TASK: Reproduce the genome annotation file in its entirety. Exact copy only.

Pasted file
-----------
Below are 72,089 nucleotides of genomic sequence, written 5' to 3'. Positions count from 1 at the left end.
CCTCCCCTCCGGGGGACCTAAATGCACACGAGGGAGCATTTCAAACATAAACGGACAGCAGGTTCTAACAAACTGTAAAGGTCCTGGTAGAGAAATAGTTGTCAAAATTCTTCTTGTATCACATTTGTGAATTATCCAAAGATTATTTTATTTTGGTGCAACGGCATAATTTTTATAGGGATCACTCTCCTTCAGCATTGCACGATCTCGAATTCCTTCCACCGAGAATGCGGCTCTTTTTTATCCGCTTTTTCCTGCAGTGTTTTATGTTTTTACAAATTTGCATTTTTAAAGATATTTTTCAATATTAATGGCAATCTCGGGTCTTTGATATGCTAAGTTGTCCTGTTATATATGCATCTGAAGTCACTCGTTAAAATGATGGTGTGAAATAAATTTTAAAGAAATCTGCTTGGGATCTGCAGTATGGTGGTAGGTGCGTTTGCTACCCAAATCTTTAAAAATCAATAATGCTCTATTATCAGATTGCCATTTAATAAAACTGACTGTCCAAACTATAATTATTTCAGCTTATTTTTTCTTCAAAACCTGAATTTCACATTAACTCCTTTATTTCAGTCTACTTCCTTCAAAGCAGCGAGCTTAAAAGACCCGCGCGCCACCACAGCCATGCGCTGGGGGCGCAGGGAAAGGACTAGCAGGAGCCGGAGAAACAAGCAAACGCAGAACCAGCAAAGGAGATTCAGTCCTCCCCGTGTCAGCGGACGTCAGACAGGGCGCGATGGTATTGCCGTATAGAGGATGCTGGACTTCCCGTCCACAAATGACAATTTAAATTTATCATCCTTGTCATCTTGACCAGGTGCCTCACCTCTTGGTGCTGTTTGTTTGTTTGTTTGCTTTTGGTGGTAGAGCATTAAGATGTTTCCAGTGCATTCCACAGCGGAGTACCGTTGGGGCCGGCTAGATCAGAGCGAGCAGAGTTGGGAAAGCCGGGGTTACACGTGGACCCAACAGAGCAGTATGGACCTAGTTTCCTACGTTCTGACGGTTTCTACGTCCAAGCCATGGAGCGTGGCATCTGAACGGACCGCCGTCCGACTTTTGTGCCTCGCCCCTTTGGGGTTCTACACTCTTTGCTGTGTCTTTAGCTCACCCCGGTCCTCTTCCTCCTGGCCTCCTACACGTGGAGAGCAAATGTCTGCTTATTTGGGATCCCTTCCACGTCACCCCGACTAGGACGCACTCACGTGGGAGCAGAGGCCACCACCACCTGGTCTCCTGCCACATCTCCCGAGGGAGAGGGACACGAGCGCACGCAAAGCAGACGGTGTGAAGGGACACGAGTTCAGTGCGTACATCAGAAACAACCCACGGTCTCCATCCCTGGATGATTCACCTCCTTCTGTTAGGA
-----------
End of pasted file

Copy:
Below are 72,089 nucleotides of genomic sequence, written 5' to 3'. Positions count from 1 at the left end.
CCTCCCCTCCGGGGGACCTAAATGCACACGAGGGAGCATTTCAAACATAAACGGACAGCAGGTTCTAACAAACTGTAAAGGTCCTGGTAGAGAAATAGTTGTCAAAATTCTTCTTGTATCACATTTGTGAATTATCCAAAGATTATTTTATTTTGGTGCAACGGCATAATTTTTATAGGGATCACTCTCCTTCAGCATTGCACGATCTCGAATTCCTTCCACCGAGAATGCGGCTCTTTTTTATCCGCTTTTTCCTGCAGTGTTTTATGTTTTTACAAATTTGCATTTTTAAAGATATTTTTCAATATTAATGGCAATCTCGGGTCTTTGATATGCTAAGTTGTCCTGTTATATATGCATCTGAAGTCACTCGTTAAAATGATGGTGTGAAATAAATTTTAAAGAAATCTGCTTGGGATCTGCAGTATGGTGGTAGGTGCGTTTGCTACCCAAATCTTTAAAAATCAATAATGCTCTATTATCAGATTGCCATTTAATAAAACTGACTGTCCAAACTATAATTATTTCAGCTTATTTTTTCTTCAAAACCTGAATTTCACATTAACTCCTTTATTTCAGTCTACTTCCTTCAAAGCAGCGAGCTTAAAAGACCCGCGCGCCACCACAGCCATGCGCTGGGGGCGCAGGGAAAGGACTAGCAGGAGCCGGAGAAACAAGCAAACGCAGAACCAGCAAAGGAGATTCAGTCCTCCCCGTGTCAGCGGACGTCAGACAGGGCGCGATGGTATTGCCGTATAGAGGATGCTGGACTTCCCGTCCACAAATGACAATTTAAATTTATCATCCTTGTCATCTTGACCAGGTGCCTCACCTCTTGGTGCTGTTTGTTTGTTTGTTTGCTTTTGGTGGTAGAGCATTAAGATGTTTCCAGTGCATTCCACAGCGGAGTACCGTTGGGGCCGGCTAGATCAGAGCGAGCAGAGTTGGGAAAGCCGGGGTTACACGTGGACCCAACAGAGCAGTATGGACCTAGTTTCCTACGTTCTGACGGTTTCTACGTCCAAGCCATGGAGCGTGGCATCTGAACGGACCGCCGTCCGACTTTTGTGCCTCGCCCCTTTGGGGTTCTACACTCTTTGCTGTGTCTTTAGCTCACCCCGGTCCTCTTCCTCCTGGCCTCCTACACGTGGAGAGCAAATGTCTGCTTATTTGGGATCCCTTCCACGTCACCCCGACTAGGACGCACTCACGTGGGAGCAGAGGCCACCACCACCTGGTCTCCTGCCACATCTCCCGAGGGAGAGGGACACGAGCGCACGCAAAGCAGACGGTGTGAAGGGACACGAGTTCAGTGCGTACATCAGAAACAACCCACGGTCTCCATCCCTGGATGATTCACCTCCTTCTGTTAGGA